Analysis: Millions of ‘zombie trees’ in national forests

Analysis: Millions of 'zombie trees' in national forestsMeet the standing dead. Millions of ghosts charred by fire, ravaged by insects, or dead of thirst.

These are Oregon’s “zombie” trees. And according to an analysis commissioned by the Oregon Forest Resources Institute, more than 350 million are standing dead in the 14 million acres of Oregon’s national forests.

An infographic and high-resolution photos of insect-killed trees in the Deschutes National Forest are available on OFRI’s website.

“It’s a tale of two forests,” says Mike Cloughesy, OFRI’s director of forestry. “About 17 percent of the trees on National Forest System lands in Oregon are dead, compared to 11 percent for other public lands, and 8 percent for private and Indian lands.

“While it may not seem scary, it’s a potential nightmare because there’s a lot more NFS land.”

About half of Oregon is forested. Ownership is dominated by the federal government, with about 60 percent of the state’s forestland. The National Forest System is the largest class with 48 percent – more than 14 million acres. Bureau of Land Management and other federal lands comprise 12 percent. Private and Native American ownership account for 36 percent, with state and local government ownership at 4 percent.

The analysis was prepared for OFRI by Tom Montzka, an independent forest analyst, using data from the U.S. Forest Service’s Forest Inventory and Analysis Program.

Trees are one measure; volume is another. And the timber volume represented by the dead trees is startling. The analysis shows that standing-dead volume on NFS forestland is equivalent to more than half the live volume on other federal ownerships, such as BLM.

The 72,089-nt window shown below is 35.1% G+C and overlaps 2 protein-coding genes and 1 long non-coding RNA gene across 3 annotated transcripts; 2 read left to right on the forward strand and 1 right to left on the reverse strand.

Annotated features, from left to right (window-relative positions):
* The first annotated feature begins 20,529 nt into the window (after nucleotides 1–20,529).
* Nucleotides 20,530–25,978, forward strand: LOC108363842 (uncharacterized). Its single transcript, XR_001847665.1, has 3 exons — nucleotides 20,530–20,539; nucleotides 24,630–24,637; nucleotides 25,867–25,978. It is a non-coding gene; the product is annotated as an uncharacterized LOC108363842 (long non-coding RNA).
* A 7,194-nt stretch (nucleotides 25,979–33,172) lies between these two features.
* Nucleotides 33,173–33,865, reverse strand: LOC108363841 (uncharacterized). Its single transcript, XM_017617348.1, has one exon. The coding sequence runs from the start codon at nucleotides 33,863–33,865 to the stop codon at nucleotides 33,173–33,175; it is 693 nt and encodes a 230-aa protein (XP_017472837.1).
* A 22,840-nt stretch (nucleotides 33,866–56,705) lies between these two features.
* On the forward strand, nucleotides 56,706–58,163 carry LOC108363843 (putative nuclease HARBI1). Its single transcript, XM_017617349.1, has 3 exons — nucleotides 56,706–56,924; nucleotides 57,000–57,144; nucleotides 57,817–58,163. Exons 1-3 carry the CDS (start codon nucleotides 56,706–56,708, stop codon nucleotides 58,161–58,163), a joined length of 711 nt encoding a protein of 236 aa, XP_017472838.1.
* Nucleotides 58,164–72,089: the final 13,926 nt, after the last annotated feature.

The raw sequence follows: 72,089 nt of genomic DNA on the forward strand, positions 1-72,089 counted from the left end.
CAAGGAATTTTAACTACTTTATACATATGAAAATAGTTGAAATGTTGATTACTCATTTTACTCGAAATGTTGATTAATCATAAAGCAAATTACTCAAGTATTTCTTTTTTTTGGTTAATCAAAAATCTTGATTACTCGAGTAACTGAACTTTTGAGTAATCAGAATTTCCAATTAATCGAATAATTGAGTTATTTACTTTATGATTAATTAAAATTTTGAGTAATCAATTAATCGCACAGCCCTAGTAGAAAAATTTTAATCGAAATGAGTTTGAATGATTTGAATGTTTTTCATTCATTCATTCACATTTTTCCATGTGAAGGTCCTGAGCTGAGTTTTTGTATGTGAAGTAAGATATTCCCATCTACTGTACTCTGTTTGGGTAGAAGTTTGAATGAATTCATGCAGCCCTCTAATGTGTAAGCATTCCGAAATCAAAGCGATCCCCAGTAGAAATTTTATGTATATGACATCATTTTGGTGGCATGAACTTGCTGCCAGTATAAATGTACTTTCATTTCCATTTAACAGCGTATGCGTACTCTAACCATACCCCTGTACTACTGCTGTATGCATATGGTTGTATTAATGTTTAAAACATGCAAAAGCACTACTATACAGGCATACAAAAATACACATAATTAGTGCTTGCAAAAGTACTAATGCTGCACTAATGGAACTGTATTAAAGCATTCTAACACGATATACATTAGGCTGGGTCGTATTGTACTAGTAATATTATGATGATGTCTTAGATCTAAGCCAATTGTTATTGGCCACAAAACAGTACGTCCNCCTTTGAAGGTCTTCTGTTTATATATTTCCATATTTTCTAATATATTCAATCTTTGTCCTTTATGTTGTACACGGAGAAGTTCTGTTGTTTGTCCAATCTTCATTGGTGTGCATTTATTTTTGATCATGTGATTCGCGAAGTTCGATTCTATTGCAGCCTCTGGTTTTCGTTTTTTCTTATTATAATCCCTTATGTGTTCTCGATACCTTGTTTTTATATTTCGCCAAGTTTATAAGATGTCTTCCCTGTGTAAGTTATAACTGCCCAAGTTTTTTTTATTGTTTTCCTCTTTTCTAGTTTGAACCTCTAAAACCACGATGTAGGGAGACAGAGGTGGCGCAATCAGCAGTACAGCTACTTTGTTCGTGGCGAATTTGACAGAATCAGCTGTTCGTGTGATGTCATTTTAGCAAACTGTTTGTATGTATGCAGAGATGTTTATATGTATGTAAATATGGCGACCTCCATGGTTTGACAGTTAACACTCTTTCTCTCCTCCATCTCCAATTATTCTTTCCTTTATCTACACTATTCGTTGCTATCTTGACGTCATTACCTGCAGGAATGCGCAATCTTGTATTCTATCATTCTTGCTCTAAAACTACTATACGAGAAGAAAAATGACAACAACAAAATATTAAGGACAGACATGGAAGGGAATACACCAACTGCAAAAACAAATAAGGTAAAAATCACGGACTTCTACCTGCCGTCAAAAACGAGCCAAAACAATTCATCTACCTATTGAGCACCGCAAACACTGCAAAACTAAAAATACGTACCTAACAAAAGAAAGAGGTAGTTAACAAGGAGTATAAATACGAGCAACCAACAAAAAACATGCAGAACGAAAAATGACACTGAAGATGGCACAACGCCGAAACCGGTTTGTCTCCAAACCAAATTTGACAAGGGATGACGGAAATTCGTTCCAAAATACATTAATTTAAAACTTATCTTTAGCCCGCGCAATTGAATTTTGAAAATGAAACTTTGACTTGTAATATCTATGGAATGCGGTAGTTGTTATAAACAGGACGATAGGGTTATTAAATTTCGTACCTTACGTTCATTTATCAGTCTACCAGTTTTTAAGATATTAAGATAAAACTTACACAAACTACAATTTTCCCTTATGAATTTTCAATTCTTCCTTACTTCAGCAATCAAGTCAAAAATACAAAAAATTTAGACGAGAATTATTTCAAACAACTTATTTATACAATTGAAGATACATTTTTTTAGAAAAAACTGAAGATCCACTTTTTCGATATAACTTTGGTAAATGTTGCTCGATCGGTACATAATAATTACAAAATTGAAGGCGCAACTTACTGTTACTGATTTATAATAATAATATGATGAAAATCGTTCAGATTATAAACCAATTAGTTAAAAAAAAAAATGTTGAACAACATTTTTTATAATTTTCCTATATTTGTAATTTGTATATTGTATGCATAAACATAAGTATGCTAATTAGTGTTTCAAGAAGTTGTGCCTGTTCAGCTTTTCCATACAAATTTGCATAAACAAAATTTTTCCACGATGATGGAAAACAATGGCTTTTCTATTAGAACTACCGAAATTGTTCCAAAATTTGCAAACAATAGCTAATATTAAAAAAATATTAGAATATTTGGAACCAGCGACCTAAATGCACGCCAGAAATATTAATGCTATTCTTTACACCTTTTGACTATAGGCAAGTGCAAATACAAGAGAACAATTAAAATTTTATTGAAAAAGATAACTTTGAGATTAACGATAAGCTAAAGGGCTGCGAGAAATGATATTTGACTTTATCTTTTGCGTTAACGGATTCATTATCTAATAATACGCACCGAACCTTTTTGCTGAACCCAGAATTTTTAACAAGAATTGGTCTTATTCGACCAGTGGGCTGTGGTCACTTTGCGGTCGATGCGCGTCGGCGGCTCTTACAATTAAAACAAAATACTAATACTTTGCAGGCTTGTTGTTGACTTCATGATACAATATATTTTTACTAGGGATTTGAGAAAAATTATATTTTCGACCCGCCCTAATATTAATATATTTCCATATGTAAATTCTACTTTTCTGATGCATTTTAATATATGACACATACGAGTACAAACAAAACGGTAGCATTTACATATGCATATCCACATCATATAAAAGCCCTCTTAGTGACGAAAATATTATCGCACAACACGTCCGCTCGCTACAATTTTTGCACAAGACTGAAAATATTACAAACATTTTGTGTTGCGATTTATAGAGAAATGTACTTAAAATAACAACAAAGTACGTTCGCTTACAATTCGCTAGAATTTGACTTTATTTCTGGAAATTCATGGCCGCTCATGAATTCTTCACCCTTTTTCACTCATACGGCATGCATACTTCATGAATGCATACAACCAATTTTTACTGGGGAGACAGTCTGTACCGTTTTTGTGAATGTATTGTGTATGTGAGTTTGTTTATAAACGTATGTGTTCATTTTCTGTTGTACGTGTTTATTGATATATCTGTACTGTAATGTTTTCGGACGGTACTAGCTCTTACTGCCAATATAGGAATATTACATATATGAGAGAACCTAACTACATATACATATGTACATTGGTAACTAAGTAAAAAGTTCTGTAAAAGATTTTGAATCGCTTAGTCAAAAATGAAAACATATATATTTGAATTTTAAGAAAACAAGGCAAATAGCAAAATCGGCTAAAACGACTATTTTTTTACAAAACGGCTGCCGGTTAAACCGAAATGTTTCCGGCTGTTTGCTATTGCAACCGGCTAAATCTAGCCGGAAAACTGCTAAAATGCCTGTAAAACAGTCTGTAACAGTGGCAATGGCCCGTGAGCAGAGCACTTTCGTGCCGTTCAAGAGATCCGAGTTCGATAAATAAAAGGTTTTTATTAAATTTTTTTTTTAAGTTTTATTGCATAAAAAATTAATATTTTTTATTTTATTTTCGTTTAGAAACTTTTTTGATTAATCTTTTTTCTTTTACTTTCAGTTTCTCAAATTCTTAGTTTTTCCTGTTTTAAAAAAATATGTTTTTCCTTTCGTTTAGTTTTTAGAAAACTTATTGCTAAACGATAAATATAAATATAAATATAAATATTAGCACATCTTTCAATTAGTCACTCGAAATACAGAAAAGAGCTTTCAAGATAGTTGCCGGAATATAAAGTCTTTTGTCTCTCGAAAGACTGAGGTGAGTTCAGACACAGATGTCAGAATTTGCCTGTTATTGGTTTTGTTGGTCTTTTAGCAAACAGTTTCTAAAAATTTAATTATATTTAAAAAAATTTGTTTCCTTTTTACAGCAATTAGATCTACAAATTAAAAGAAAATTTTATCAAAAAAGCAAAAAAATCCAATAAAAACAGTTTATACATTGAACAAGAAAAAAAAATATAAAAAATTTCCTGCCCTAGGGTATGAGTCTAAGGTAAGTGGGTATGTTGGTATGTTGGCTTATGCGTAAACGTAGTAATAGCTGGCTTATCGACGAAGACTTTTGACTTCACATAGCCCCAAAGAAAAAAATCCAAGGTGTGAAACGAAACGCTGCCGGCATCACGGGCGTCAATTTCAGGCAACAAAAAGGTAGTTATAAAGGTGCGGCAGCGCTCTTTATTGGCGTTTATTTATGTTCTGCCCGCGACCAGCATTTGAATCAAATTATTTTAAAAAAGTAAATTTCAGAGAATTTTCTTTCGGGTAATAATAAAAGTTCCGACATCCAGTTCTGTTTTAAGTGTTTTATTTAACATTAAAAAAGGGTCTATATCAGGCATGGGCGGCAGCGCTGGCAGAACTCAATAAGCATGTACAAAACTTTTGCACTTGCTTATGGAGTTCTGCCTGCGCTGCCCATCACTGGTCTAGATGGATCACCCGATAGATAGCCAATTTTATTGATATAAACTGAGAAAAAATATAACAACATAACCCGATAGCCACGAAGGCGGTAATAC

One reason for the situation, Cloughesy says, is a lack of active forest management.

“Actively managed forests have fewer dead trees,” he says. Unmanaged forests become overcrowded as trees grow and new ones sprout. As forests become clogged with growth, the trees fall prey to insects and drought, and die. In a managed forest, many trees are thinned before they die.

“Dead trees fuel wildfires,” Cloughesy says. “Overcrowded forests burn uncharacteristically hot, killing most trees and putting other resources such as watersheds and wildlife at risk.”

One solution, Cloughesy says, is to increase harvest on federal lands.

“On federally managed lands, annual mortality exceeds harvest, so even a small increase in harvest would help,” he notes. The analysis shows that on NFS lands open to harvest, annual mortality exceeds harvest by more than 400 percent.

Cloughesy states that from an ecological perspective, standing-dead and fallen timber provide a number of benefits, including fish and wildlife habitat, carbon storage and, as the trees decompose, soil nutrients. But the alarmingly high number of dead trees create a fire risk that could outweigh these benefits.

“Preventing a zombie apocalypse will require a much stronger commitment to active forest management on federal lands,” he says. “It may not be comfortable, but the alternative could be much worse.”

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